Waste heat from the vessel’s engines is converted into electricity, while waste cold from liquefied natural gas is used for cooling. Its hull minimizes water resistance, and an intelligent automated control system turns off air conditioning in empty cabins. The new Viking Glory’s innovative solutions make it one of the world’s most climate-smart passenger ships.
When Viking Glory is launched in service in March, the environmental impact of Viking Line’s vessels on the Turku–Mariehamn–Stockholm route will be further reduced.
For example, Viking Glory has 66 per cent more cargo capacity than Amorella but is expected to produce more than 25 per cent fewer emissions than its predecessor. Viking Glory and Viking Grace, which began serving the route in 2013, are now the two most climate-smart vessels sailing the Baltic Sea.
Viking Line’s sustainability manager, Dani Lindberg says: “Efficiency, environmental requirements and the future were all taken into consideration in an entirely new way when Viking Glory was planned. Our flagship has been built as a tribute to our roots – that is, the Baltic Sea and the nature in its beautiful archipelagos.
“Most of our sustainability work involves different solutions that passengers don’t notice, like the vessel’s technical solutions, which have seen rapid advances. Ten years ago, Grace was the world’s most environmentally-friendly passenger ship and now Glory, which is bigger, will use about ten per cent less fuel”.
“Glory’s Azipod propellers and other technical innovations save considerable time in port, which gives us leeway in terms of keeping to the timetable. Every minute saved in port results in fewer emissions during the sea journey. We also do daily route planning, which means we modify our journey based on weather conditions and timetables.” She continued.
However, being climate-smart is not just the privilege of Viking Line’s newest vessel. The company is developing its other vessels so that they are more energy-efficient throughout their life cycle: the steering and air conditioning systems are being updated, new technology is installed each year, and even the hull can be modified to reduce resistance. Divers regularly scrub the bottoms of the vessels to reduce water resistance and fuel consumption and as a result, no toxic bottom paints are needed.
“The vessels’ energy consumption and emissions will continue to be reduced going forward. The development of new fossil-free fuels and energy storage is proceeding at full speed, and we are closely monitoring these advances. We will be taking part in various trials and projects, for instance, testing new clean tech innovations and clean fuels,” notes Dani Lindberg.
Aspects that make Viking Glory a climate-smart vessel include engines that run on totally sulphur-free liquefied natural gas. Viking Glory is one of the first vessels in the world to use Wärtsilä’s 31DF dual-fuel engines and run on liquefied natural gas (LNG). They enable optimization of fuel use but produce no sulphur emissions at all. Furthermore, they produce fewer carbon dioxide emissions than do diesel engines.
“When Viking Grace started running on liquefied natural gas, sulphur and particulate matter emissions were reduced by 85 per cent while greenhouse gas emissions were reduced by 15 per cent compared to oil. Like Grace, Glory will also run on biogas or synthetic fuels produced using renewable energy when these are available in the future,” says Viking Glory’s captain, Ulf Lindroos.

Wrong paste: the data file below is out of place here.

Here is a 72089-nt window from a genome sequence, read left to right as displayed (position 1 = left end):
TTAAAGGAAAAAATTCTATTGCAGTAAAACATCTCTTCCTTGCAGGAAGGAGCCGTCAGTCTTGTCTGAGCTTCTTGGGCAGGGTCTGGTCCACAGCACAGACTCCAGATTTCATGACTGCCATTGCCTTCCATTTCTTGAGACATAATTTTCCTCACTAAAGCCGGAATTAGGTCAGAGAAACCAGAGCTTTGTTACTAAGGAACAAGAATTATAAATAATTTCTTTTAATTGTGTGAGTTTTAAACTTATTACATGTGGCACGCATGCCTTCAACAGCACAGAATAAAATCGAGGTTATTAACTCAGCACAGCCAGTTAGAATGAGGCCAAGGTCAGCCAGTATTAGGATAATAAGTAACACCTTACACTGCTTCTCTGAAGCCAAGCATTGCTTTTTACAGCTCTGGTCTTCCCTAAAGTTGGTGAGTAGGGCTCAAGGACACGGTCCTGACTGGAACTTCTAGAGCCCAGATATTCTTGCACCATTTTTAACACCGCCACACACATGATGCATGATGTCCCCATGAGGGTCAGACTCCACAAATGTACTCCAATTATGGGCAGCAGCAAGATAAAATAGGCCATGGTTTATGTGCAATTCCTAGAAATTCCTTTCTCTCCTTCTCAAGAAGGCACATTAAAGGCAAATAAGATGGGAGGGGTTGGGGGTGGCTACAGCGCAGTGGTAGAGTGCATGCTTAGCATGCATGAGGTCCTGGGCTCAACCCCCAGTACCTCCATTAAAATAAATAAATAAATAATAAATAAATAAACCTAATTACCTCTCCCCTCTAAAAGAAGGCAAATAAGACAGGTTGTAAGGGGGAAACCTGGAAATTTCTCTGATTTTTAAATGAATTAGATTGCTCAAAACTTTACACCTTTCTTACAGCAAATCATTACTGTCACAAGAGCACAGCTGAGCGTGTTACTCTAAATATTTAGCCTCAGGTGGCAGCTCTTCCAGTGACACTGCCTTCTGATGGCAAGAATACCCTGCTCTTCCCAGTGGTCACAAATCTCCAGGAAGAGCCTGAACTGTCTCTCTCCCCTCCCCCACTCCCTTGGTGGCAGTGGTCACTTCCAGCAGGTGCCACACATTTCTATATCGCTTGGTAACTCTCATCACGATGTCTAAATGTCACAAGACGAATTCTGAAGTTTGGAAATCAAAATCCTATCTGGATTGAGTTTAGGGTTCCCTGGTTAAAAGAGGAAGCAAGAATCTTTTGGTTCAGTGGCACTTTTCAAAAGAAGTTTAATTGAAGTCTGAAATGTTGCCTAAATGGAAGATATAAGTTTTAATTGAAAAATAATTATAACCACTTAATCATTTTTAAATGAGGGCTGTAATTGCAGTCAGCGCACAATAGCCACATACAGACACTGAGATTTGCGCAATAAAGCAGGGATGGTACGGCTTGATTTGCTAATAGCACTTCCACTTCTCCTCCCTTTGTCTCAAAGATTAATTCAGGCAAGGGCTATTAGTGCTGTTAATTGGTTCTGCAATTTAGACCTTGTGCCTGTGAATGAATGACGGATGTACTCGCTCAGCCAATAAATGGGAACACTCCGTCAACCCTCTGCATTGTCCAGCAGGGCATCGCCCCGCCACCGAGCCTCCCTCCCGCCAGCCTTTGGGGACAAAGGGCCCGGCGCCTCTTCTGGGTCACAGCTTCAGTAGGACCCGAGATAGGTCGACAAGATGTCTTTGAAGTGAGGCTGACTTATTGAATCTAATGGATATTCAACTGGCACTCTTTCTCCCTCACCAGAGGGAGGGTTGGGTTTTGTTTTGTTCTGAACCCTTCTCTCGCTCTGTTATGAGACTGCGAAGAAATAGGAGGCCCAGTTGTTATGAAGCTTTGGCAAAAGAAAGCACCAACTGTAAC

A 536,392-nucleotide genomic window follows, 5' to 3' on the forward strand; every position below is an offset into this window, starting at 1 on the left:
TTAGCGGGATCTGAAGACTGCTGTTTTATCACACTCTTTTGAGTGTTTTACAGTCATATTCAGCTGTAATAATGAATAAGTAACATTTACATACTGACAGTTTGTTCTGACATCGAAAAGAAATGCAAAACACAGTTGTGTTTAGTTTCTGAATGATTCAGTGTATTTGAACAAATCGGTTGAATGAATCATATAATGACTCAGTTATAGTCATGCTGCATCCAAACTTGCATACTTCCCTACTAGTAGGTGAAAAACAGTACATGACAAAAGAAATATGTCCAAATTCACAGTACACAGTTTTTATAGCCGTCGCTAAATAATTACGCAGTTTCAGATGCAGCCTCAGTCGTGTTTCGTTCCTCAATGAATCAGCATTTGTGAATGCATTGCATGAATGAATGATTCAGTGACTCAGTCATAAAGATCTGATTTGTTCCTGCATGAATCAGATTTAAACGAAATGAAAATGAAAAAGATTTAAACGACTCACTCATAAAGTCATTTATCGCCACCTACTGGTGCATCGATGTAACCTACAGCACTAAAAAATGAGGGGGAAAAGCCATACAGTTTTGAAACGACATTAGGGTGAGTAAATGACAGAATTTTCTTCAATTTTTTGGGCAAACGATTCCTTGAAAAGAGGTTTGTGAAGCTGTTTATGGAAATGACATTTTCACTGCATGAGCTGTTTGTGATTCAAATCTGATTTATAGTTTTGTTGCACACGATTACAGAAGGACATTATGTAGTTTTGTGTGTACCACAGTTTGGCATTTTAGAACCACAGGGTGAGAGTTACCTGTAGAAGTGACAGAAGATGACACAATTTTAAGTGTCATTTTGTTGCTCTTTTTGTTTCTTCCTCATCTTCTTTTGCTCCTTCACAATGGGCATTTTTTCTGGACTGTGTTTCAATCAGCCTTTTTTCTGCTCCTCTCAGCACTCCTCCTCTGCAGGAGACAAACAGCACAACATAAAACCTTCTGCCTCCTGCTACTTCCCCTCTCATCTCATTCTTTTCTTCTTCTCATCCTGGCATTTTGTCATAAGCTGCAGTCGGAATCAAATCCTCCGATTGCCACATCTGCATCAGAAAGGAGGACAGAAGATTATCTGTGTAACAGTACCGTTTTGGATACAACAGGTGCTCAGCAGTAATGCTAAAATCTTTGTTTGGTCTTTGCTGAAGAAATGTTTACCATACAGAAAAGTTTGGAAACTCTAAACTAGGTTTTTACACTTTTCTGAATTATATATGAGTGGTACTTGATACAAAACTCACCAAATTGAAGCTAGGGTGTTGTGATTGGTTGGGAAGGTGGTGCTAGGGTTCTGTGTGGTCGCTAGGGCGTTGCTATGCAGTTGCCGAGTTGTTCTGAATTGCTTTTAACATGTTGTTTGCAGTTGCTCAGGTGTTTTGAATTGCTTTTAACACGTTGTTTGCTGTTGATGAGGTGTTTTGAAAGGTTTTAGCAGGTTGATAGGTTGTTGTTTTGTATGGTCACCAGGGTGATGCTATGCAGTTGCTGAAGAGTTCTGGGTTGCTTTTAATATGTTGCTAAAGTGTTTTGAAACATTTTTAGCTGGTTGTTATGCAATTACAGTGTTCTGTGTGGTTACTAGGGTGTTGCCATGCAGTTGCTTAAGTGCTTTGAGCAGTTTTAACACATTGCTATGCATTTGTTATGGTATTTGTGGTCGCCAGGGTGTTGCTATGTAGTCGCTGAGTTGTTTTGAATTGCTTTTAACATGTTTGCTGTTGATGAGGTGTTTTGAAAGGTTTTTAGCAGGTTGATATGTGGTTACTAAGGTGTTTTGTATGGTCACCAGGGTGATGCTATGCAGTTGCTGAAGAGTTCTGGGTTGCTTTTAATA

Azipod rotor propeller system. With ABB’s propeller system, it is easier to turn in port, and manoeuvring the vessel takes less time and fuel.
Optimal hull design. By using the Azipod system, it was possible to plan Viking Glory so that resistance when the vessel is operating is about 8 per cent less than for a vessel with a traditional propeller. The hull design reduces the formation of waves as well as fuel consumption.
Engine waste heat is converted into electricity. Viking Glory has been equipped with an energy recovery system from Climeon that converts waste heat from its engines into electricity. The system is expected to generate a full 40 per cent of the electricity needed for the vessel’s passenger functions.
Waste cold is utilized to chill cold stores. The new vessel is also a pioneer in making use of cold waste from LNG. Cold waste is used in refrigeration facilities and cold stores.
More cargo capacity. Viking Glory has 66 per cent more cargo capacity than its predecessor Amorella and 17 per cent more than Viking Grace. “The two climate-smart Turku-based vessels – Glory and Grace – make totally new, greener cargo transport on the Baltic Sea possible,” says Captain Ulf Lindroos.
Dynamic control system for air conditioning and lighting. On Viking Glory, lights are turned off automatically in empty rooms, while air conditioning and heat are turned down automatically. The dynamic control system is directly connected to the booking system.
Even more efficient recycling. On board Viking Line’s vessels, great focus is placed on recycling – and that is also the case for Viking Glory.
“We recycle glass packaging, scrap metal, paper and cardboard. Recycling the metal in cans uses 75 per cent less energy compared to producing new iron ore. On board Glory, food waste is also collected and used in biogas production,” says sustainability manager Dani Lindberg.
Combatting food waste in the restaurants. Reducing food waste on the vessels is something employees work with every day on board. For example, the buffet restaurants offer portioned-size servings while sandwiches in the cafés are prepared to order based on actual demand. Menus are adjusted depending on access to ingredients, and locally produced and sustainable alternatives are always on offer when possible.